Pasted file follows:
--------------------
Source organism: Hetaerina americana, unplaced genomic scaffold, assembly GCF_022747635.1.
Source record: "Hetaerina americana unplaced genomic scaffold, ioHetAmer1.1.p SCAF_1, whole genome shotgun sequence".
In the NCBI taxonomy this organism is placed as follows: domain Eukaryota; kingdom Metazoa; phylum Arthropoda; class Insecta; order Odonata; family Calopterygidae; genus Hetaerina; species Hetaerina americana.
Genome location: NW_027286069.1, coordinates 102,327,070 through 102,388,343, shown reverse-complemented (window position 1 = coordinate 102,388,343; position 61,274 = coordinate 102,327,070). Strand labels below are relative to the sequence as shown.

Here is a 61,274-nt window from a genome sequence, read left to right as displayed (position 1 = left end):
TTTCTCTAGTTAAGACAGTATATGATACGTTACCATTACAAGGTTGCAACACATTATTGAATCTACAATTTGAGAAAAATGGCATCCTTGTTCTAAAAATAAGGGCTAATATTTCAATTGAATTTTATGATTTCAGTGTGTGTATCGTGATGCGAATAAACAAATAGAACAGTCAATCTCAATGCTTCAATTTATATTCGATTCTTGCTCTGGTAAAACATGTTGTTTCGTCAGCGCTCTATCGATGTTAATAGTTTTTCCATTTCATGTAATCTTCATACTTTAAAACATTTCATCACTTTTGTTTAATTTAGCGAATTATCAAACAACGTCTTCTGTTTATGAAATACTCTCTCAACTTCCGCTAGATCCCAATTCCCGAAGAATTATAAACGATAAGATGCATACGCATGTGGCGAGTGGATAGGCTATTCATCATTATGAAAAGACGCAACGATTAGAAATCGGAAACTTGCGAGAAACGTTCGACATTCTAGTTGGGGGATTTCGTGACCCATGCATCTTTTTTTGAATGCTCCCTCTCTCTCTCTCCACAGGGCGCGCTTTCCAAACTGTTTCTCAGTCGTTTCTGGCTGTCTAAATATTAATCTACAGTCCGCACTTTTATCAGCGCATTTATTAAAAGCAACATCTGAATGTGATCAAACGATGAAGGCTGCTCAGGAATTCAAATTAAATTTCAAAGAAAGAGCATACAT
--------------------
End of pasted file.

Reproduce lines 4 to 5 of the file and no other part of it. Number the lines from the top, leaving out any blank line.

Genome location: NW_027286069.1, coordinates 102,327,070 through 102,388,343, shown reverse-complemented (window position 1 = coordinate 102,388,343; position 61,274 = coordinate 102,327,070). Strand labels below are relative to the sequence as shown.

Here is a 61,274-nt window from a genome sequence, read left to right as displayed (position 1 = left end):